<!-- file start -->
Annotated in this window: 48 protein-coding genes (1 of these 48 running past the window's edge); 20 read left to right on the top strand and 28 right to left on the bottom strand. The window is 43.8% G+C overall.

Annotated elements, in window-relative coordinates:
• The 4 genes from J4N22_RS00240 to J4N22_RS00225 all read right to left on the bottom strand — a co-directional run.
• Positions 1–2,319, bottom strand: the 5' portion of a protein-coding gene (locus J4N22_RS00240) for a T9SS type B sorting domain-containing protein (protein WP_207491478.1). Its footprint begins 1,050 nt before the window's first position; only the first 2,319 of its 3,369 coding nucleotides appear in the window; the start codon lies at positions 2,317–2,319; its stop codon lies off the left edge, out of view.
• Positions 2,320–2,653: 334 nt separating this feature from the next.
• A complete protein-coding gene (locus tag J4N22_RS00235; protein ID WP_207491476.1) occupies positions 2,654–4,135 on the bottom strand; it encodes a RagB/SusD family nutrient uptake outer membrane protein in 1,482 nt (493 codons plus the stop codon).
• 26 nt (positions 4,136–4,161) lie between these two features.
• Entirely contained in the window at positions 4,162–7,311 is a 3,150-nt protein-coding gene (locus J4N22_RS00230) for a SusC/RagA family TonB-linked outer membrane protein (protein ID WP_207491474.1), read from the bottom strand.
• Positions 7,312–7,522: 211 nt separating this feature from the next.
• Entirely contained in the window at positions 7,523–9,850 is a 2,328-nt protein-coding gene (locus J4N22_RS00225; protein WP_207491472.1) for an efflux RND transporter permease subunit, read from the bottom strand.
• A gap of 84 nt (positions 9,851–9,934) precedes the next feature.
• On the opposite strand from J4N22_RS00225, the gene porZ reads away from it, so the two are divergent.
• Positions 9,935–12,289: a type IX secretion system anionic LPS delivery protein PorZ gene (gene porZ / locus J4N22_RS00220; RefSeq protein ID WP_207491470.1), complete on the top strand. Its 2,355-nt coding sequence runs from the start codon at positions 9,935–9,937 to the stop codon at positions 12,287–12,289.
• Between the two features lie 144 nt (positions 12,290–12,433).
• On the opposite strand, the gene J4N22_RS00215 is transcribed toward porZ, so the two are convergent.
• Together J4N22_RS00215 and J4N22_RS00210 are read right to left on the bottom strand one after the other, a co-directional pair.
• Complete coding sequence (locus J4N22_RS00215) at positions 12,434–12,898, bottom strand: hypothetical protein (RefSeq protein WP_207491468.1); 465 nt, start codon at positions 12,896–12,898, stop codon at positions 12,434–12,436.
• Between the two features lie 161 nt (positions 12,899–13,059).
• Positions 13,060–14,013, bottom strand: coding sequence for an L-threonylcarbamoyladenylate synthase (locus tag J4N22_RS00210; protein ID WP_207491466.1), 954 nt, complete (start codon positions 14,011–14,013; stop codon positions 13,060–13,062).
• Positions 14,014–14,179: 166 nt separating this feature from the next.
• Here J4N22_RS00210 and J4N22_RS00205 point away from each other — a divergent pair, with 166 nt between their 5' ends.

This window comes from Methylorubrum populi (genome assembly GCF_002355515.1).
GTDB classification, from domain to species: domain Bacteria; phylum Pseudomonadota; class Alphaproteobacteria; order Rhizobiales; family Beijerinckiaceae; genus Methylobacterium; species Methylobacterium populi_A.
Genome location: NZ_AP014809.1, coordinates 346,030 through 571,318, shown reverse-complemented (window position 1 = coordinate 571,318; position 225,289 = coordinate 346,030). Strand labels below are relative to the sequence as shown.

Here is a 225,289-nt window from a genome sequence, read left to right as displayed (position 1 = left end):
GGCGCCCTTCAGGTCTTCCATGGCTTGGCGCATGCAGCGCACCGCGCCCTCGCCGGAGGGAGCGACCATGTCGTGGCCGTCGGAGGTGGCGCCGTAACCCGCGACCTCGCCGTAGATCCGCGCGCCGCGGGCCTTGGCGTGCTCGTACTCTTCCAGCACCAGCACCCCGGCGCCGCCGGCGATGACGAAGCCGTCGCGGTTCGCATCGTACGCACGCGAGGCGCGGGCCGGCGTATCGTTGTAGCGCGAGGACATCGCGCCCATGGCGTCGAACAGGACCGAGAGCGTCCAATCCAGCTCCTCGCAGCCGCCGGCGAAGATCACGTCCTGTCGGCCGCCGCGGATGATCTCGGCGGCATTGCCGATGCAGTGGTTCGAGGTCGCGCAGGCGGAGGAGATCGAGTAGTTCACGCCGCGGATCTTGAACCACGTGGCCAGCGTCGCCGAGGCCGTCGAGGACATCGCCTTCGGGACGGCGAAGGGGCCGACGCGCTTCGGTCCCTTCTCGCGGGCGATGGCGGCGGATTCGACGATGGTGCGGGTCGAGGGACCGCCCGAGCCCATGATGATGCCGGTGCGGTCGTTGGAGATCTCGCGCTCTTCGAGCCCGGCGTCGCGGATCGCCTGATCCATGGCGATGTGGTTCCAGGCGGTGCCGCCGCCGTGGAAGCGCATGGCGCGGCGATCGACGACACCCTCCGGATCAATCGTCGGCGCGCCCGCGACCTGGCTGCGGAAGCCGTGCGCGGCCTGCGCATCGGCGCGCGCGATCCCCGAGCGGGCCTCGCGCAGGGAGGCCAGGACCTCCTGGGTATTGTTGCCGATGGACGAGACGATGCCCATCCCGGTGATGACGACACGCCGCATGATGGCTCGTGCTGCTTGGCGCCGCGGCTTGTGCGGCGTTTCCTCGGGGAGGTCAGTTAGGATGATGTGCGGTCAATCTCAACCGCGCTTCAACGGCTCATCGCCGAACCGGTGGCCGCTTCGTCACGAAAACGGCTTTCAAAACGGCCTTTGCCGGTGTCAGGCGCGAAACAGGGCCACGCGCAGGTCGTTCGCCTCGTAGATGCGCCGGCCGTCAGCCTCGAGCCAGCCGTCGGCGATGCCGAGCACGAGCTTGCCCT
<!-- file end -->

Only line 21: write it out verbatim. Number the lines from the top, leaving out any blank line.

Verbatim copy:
• Here J4N22_RS00210 and J4N22_RS00205 point away from each other — a divergent pair, with 166 nt between their 5' ends.